“Going Quiet”: Black Students and the Struggle to Keep Our Identities at White Schools
We need concrete solutions for supporting black students, including; policy advocacy, accountability for racism, and increasing mental health access. The post “Going Quiet”: Black Students and the Struggle to Keep Our Identities at White Schools appeared first on Kansas City Defender.
When I was in eighth grade, I used to practice the art of “going quiet”. Every morning after getting off the bus, I pulled out a dull black marker and wrote three little words along my right wrist: “go quiet today.” And indeed, I would try. On these mornings, I would make it my goal to go the entire day without speaking, or if I did, to make the sound as gentle as possible.
I genuinely believed there was something wrong with the way I spoke, something too harsh, too aggressive, too pushy, too overzealous. I practiced “stepping lightly into the world”, a phrase which simply meant taking smaller, softer steps, even at the expense of being left behind. Luckily something always stopped me from achieving these goals, whether it was a joke from a friend, a teacher talking to me, or simply my own eighth-grade- esq forgetfulness. Fast-forward five years later, and I find myself once again back in that same cycle : trying to be palatable for an audience who has no interest in digesting me.
I started college at a PWI, or Predominately White Institution, in the fall of 2022. More specifically, I packed my bags and moved from Kansas City to the east coast for the University of Connecticut, or UCONN. In my process of moving across the country, I often thought of a quote from Saeed Jones, a gay black male who moved from the south to east coast for college.
“ …Of course I wanted to see the world, to experience its fullness. I wanted to be a real part of it, rather than the passing shadow I so often felt like. I wanted to devour the world.”
During my first weeks of college, however, I have felt as if the world is devouring me. My school culture consistently imprints that this environment was not built for me. It’s not always slurs or outright aggressions against my differing identities: it’s the little stings that make a culture of osterizism. It’s the playing of “ Revolution” by Kirk Franklin to introduce UCONN’s football team to a predominately white audience. It’s the heart sinking realization that we have less than five cheerleaders who are black and none with my 4C hair texture. It’s a kid in my predominately white political science class saying the treatment of Brett Kavanaugh during his senate confirmation was the same as Justice Ketanji Brown Jackson’s. It’s the fear of doing my hair because I don’t know if I’m confident enough to love my hair in an environment with no representation.
This is more than just a personal battle with my identity: this struggle exists all across the University of Connecticut. According to The UCONN Racial Microaggressions Survey,” over 40% of students reported racial microaggressions that related to their intellectual aptitude.” Black students are often made to feel as if we got into this school off of luck or affirmative action, and often deal with our intelligence being questioned. On a daily basis, I deal with my peers being surprised that I’ve done an assignment before they have or that I even did it at all. Moreover, 30% of students reported feeling as if they need to minimize their race or ethnicity in order to fit in at UCONN.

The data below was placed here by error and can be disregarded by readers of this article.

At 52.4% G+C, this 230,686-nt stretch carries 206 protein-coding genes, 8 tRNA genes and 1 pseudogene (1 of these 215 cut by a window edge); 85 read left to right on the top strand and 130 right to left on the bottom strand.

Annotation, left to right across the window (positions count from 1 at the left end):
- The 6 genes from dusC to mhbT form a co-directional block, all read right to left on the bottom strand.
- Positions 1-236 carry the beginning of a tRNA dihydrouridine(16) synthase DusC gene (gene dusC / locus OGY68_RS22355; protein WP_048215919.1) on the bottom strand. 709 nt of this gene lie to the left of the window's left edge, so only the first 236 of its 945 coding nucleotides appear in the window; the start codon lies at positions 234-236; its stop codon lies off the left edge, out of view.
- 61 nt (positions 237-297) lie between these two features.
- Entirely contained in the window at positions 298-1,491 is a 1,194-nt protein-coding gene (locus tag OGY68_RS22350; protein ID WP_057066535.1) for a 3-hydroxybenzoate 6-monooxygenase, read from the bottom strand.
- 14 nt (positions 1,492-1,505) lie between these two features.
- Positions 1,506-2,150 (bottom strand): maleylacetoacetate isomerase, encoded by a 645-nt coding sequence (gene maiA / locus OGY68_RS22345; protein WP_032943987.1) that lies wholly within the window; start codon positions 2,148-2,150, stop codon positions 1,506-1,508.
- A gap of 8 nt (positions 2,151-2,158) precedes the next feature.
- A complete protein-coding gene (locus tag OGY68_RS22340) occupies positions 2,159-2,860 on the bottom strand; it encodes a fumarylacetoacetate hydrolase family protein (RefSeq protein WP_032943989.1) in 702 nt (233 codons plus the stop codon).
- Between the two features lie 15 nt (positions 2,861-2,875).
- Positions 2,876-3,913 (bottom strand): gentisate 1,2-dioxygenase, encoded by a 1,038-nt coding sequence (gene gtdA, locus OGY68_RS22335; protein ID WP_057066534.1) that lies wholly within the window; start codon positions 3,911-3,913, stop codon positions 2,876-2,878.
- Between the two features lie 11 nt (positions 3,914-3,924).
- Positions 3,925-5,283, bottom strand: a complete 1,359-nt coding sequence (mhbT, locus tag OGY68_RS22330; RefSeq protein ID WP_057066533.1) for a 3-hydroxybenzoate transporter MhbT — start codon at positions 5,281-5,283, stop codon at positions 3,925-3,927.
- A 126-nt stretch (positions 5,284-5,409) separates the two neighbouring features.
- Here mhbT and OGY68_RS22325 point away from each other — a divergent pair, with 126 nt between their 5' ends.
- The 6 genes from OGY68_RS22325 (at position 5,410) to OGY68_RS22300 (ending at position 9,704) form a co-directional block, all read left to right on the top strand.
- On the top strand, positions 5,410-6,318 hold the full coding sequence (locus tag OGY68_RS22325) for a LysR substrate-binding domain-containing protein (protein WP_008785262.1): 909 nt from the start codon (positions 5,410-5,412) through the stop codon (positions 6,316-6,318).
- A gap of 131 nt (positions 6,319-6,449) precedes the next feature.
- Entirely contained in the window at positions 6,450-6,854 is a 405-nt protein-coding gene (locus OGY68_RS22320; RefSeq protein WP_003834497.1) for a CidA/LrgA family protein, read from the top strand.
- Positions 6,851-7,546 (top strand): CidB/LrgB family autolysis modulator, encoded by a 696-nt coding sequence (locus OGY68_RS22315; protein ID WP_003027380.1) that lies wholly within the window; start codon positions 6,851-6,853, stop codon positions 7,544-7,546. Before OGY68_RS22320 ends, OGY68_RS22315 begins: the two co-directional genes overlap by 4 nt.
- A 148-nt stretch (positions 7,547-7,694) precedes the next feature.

The previous statement exists beyond myself and beyond Uconn: it’s called forced acculturation. Forced acculturation is “the process by which an individual learns of and begins to express the values, principles, and behaviors of a group to which the individual does not belong.” Although acculturation can happen naturally in some environments, in a PWI it is often a student of color’s only mechanism of survival. The implications of this are dire. In searching for education and a better life for our families, how many black students have lost key aspects of our identities along the journey?
In trying to build new lives, how many of us can no longer remember who we were before PWIs changed us? It is essential that we begin to find concrete solutions for supporting black students. This should look like policy advocacy, holding schools accountable for anti-black actions, and increasing mental health access in our communities. I, for one, will spend my four years at this school fighting to make it a place where those who come after me can feel safe .
I wish that I could end this article by saying that it gets better. I wish I could say that eventually black students begin to ignore the standards PWIs set and become authentically themselves. To an extent, I’m sure it gets easier from here. But easier will never mean painless. The fundamental fact is that some Black students will lose a part of ourselves in these institutions. Eventually… some of us will master the art of “going quiet.”
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